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How does OSHA regulate scaffolds at construction sites?

Scaffolds are a common sight on many major construction projects in Burlington County. In fact, according to the Occupational Safety and Health Administration (OSHA), approximately 65 percent of construction workers often perform their job duties on scaffolds at great heights. So, it may not be surprising that scaffolding plays a role in many construction worker accidents. A fall from a scaffold can cause serious injuries. Therefore, OSHA has implemented regulations regarding scaffold safety.

Per OSHA requirements, scaffolds and their parts are required to be able to support their own weight as well as four times the weight of the maximum load they are intended to hold. In addition, suspension ropes must be able to support a minimum of six times the maximum load they are intended to hold.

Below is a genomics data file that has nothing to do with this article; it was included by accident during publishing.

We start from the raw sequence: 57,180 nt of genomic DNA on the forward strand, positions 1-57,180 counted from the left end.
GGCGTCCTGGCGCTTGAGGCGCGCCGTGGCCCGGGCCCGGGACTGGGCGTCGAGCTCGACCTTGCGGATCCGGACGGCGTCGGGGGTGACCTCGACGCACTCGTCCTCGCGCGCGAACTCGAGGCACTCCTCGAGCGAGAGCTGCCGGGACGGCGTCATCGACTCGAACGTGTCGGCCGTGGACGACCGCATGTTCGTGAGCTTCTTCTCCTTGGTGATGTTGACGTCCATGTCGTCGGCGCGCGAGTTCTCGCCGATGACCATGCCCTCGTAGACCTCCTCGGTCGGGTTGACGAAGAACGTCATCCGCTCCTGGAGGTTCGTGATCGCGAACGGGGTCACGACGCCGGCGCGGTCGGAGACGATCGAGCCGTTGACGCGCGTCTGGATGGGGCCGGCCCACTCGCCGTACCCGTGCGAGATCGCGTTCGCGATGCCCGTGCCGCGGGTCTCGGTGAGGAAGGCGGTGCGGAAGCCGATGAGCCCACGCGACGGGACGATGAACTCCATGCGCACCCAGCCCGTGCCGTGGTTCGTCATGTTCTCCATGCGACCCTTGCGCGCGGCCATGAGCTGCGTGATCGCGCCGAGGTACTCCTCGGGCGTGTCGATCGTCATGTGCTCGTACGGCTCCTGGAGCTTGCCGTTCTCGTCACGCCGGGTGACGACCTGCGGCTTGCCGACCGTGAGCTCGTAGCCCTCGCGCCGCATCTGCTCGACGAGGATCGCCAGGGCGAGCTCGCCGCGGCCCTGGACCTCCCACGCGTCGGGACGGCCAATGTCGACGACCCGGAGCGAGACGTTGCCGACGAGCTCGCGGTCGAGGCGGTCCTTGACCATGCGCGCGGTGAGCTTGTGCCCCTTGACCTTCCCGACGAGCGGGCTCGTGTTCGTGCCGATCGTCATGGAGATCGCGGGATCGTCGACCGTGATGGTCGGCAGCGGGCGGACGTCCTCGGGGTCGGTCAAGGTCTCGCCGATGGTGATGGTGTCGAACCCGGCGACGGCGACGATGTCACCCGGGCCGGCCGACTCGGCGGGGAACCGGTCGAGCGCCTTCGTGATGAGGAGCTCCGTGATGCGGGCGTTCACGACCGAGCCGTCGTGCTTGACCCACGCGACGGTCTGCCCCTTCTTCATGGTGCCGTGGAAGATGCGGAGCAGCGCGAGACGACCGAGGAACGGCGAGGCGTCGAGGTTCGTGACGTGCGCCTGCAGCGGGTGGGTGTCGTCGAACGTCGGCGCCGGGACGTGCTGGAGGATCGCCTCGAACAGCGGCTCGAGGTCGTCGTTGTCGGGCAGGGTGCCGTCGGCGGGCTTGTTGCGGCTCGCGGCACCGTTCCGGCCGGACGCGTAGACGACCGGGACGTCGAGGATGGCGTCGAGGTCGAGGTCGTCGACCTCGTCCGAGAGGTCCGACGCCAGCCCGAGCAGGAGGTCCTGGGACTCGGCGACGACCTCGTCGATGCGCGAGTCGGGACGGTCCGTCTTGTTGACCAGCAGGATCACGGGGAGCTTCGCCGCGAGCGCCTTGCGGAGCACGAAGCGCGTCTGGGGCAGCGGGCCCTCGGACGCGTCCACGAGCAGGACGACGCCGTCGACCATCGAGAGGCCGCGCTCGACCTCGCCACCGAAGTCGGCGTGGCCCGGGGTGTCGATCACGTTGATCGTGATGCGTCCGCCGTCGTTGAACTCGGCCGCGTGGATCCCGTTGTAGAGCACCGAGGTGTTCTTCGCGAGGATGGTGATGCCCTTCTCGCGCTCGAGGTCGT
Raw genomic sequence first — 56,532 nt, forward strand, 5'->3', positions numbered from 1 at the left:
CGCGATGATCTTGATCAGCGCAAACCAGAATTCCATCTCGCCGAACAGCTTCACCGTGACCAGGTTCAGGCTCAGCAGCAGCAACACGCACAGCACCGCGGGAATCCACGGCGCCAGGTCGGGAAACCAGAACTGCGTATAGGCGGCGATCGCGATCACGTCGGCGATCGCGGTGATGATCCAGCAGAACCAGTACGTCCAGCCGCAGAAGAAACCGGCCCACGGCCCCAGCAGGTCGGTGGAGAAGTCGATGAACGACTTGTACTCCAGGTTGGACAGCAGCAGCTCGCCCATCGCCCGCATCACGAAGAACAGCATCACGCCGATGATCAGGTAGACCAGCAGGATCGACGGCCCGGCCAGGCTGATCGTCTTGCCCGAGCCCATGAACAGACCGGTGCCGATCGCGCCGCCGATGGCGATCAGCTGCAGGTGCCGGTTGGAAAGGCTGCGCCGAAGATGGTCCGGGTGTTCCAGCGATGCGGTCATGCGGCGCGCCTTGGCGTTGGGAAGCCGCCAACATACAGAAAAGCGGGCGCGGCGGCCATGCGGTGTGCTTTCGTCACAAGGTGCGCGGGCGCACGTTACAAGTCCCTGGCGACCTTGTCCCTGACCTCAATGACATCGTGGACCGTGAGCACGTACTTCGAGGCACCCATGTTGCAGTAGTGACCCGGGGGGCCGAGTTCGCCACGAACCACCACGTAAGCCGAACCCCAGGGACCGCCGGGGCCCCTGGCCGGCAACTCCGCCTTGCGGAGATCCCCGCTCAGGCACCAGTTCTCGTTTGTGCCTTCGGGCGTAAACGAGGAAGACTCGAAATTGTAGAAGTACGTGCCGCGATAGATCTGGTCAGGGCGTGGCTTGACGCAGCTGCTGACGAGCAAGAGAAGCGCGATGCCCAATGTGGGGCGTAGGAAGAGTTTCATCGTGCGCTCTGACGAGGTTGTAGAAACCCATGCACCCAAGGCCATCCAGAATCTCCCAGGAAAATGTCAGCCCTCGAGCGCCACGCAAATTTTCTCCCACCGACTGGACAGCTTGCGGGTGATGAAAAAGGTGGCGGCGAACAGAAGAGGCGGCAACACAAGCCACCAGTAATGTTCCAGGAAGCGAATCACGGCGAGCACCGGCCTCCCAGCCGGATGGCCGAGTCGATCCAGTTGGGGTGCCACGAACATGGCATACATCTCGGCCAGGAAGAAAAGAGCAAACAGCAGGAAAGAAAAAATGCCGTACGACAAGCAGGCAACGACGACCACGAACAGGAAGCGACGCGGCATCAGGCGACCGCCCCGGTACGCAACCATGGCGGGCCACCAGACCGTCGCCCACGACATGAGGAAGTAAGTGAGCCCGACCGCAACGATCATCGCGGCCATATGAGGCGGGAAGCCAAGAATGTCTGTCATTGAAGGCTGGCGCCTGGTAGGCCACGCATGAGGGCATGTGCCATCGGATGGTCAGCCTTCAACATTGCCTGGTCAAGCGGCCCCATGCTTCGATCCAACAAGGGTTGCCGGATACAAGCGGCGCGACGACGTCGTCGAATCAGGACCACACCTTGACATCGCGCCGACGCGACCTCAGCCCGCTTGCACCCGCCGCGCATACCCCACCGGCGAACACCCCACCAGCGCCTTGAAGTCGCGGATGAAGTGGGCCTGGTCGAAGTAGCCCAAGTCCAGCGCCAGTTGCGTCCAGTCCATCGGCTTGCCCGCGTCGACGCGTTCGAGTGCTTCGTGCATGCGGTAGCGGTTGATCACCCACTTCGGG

And, a competent person must perform an inspection on the scaffold and its parts, including fall protection equipment, with an eye out for visible defects, prior to each work shift. A competent person must also supervise the building, movement, dismantlement or alteration of scaffolds being used at the worksite. If there is visible damage to a scaffold or a scaffold part, it should not be used.

A scaffold that does not meet OSHA requirements can be a real danger to those who must work on it. Unfortunately, scaffolding accidents are not unusual. Workers on scaffolds can fall, or the scaffold itself could collapse. All of this can lead to serious injuries. Construction workers injured in scaffolding falls will want to make sure they understand their legal options for compensation for the damages they suffered.

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